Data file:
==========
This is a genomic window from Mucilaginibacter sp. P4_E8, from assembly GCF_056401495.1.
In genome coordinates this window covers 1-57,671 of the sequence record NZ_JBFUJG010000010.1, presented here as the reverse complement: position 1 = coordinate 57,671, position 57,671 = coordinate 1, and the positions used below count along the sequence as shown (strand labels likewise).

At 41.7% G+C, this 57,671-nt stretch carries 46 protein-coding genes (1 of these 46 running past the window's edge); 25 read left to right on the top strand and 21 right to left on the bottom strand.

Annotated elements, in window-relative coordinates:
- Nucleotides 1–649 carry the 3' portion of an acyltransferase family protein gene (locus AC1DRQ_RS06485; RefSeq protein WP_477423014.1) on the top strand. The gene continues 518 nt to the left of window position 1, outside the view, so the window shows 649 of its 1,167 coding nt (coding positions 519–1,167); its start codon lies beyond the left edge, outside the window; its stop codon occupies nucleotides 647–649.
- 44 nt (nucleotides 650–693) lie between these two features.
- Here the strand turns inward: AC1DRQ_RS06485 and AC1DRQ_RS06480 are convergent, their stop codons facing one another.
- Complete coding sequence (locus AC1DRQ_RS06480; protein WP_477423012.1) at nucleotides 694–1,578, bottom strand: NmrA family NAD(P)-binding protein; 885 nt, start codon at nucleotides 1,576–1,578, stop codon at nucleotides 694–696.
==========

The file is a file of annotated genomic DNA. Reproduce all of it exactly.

This is a genomic window from Mucilaginibacter sp. P4_E8, from assembly GCF_056401495.1.
In genome coordinates this window covers 1-57,671 of the sequence record NZ_JBFUJG010000010.1, presented here as the reverse complement: position 1 = coordinate 57,671, position 57,671 = coordinate 1, and the positions used below count along the sequence as shown (strand labels likewise).

At 41.7% G+C, this 57,671-nt stretch carries 46 protein-coding genes (1 of these 46 running past the window's edge); 25 read left to right on the top strand and 21 right to left on the bottom strand.

Annotated elements, in window-relative coordinates:
- Nucleotides 1–649 carry the 3' portion of an acyltransferase family protein gene (locus AC1DRQ_RS06485; RefSeq protein WP_477423014.1) on the top strand. The gene continues 518 nt to the left of window position 1, outside the view, so the window shows 649 of its 1,167 coding nt (coding positions 519–1,167); its start codon lies beyond the left edge, outside the window; its stop codon occupies nucleotides 647–649.
- 44 nt (nucleotides 650–693) lie between these two features.
- Here the strand turns inward: AC1DRQ_RS06485 and AC1DRQ_RS06480 are convergent, their stop codons facing one another.
- Complete coding sequence (locus AC1DRQ_RS06480; protein WP_477423012.1) at nucleotides 694–1,578, bottom strand: NmrA family NAD(P)-binding protein; 885 nt, start codon at nucleotides 1,576–1,578, stop codon at nucleotides 694–696.